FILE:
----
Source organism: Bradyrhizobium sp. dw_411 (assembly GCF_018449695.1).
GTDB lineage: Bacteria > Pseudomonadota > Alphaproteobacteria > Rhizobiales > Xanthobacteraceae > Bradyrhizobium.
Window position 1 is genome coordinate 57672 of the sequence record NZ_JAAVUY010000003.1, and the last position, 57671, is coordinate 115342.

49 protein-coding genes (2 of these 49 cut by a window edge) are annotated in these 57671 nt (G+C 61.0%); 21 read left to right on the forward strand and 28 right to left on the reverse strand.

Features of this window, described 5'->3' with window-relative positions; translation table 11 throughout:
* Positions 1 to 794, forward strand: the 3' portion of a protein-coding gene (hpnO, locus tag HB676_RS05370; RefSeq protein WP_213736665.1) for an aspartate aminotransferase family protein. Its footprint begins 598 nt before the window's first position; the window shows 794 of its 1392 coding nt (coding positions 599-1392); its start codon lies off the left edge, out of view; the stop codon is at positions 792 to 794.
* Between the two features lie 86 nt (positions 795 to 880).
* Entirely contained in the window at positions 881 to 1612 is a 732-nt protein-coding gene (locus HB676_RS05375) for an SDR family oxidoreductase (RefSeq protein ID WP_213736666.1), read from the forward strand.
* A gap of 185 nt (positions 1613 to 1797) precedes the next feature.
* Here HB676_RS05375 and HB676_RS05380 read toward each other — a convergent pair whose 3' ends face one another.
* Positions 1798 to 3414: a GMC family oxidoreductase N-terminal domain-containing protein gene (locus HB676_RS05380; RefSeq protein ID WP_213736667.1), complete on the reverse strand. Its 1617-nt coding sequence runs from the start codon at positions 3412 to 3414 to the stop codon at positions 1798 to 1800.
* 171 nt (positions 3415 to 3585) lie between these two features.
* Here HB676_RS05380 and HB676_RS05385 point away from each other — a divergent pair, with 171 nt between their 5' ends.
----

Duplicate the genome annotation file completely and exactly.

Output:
Source organism: Bradyrhizobium sp. dw_411 (assembly GCF_018449695.1).
GTDB lineage: Bacteria > Pseudomonadota > Alphaproteobacteria > Rhizobiales > Xanthobacteraceae > Bradyrhizobium.
Window position 1 is genome coordinate 57672 of the sequence record NZ_JAAVUY010000003.1, and the last position, 57671, is coordinate 115342.

49 protein-coding genes (2 of these 49 cut by a window edge) are annotated in these 57671 nt (G+C 61.0%); 21 read left to right on the forward strand and 28 right to left on the reverse strand.

Features of this window, described 5'->3' with window-relative positions; translation table 11 throughout:
* Positions 1 to 794, forward strand: the 3' portion of a protein-coding gene (hpnO, locus tag HB676_RS05370; RefSeq protein WP_213736665.1) for an aspartate aminotransferase family protein. Its footprint begins 598 nt before the window's first position; the window shows 794 of its 1392 coding nt (coding positions 599-1392); its start codon lies off the left edge, out of view; the stop codon is at positions 792 to 794.
* Between the two features lie 86 nt (positions 795 to 880).
* Entirely contained in the window at positions 881 to 1612 is a 732-nt protein-coding gene (locus HB676_RS05375) for an SDR family oxidoreductase (RefSeq protein ID WP_213736666.1), read from the forward strand.
* A gap of 185 nt (positions 1613 to 1797) precedes the next feature.
* Here HB676_RS05375 and HB676_RS05380 read toward each other — a convergent pair whose 3' ends face one another.
* Positions 1798 to 3414: a GMC family oxidoreductase N-terminal domain-containing protein gene (locus HB676_RS05380; RefSeq protein ID WP_213736667.1), complete on the reverse strand. Its 1617-nt coding sequence runs from the start codon at positions 3412 to 3414 to the stop codon at positions 1798 to 1800.
* 171 nt (positions 3415 to 3585) lie between these two features.
* Here HB676_RS05380 and HB676_RS05385 point away from each other — a divergent pair, with 171 nt between their 5' ends.